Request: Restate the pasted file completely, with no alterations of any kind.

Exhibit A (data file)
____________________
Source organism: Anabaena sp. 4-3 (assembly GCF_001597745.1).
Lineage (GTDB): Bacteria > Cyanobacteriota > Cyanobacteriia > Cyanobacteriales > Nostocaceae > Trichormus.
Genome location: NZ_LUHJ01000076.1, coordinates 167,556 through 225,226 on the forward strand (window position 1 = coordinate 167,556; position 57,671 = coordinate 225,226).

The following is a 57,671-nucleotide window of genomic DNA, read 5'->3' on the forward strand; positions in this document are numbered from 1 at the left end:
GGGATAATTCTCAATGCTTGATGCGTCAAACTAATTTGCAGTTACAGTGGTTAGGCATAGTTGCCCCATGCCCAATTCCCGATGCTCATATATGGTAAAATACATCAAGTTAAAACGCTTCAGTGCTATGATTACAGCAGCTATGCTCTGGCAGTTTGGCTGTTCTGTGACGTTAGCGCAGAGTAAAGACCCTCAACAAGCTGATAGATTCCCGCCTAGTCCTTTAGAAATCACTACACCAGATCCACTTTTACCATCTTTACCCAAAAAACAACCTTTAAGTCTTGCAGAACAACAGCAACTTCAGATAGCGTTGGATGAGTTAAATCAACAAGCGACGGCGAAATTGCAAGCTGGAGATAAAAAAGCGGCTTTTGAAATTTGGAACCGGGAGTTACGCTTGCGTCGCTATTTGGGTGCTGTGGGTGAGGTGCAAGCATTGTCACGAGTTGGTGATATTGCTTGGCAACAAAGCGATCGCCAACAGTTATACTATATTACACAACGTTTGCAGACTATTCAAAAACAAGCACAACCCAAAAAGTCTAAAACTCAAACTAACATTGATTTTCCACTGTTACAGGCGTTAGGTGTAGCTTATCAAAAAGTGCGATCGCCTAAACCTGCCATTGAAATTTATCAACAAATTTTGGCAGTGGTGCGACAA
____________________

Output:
Source organism: Anabaena sp. 4-3 (assembly GCF_001597745.1).
Lineage (GTDB): Bacteria > Cyanobacteriota > Cyanobacteriia > Cyanobacteriales > Nostocaceae > Trichormus.
Genome location: NZ_LUHJ01000076.1, coordinates 167,556 through 225,226 on the forward strand (window position 1 = coordinate 167,556; position 57,671 = coordinate 225,226).

The following is a 57,671-nucleotide window of genomic DNA, read 5'->3' on the forward strand; positions in this document are numbered from 1 at the left end:
GGGATAATTCTCAATGCTTGATGCGTCAAACTAATTTGCAGTTACAGTGGTTAGGCATAGTTGCCCCATGCCCAATTCCCGATGCTCATATATGGTAAAATACATCAAGTTAAAACGCTTCAGTGCTATGATTACAGCAGCTATGCTCTGGCAGTTTGGCTGTTCTGTGACGTTAGCGCAGAGTAAAGACCCTCAACAAGCTGATAGATTCCCGCCTAGTCCTTTAGAAATCACTACACCAGATCCACTTTTACCATCTTTACCCAAAAAACAACCTTTAAGTCTTGCAGAACAACAGCAACTTCAGATAGCGTTGGATGAGTTAAATCAACAAGCGACGGCGAAATTGCAAGCTGGAGATAAAAAAGCGGCTTTTGAAATTTGGAACCGGGAGTTACGCTTGCGTCGCTATTTGGGTGCTGTGGGTGAGGTGCAAGCATTGTCACGAGTTGGTGATATTGCTTGGCAACAAAGCGATCGCCAACAGTTATACTATATTACACAACGTTTGCAGACTATTCAAAAACAAGCACAACCCAAAAAGTCTAAAACTCAAACTAACATTGATTTTCCACTGTTACAGGCGTTAGGTGTAGCTTATCAAAAAGTGCGATCGCCTAAACCTGCCATTGAAATTTATCAACAAATTTTGGCAGTGGTGCGACAA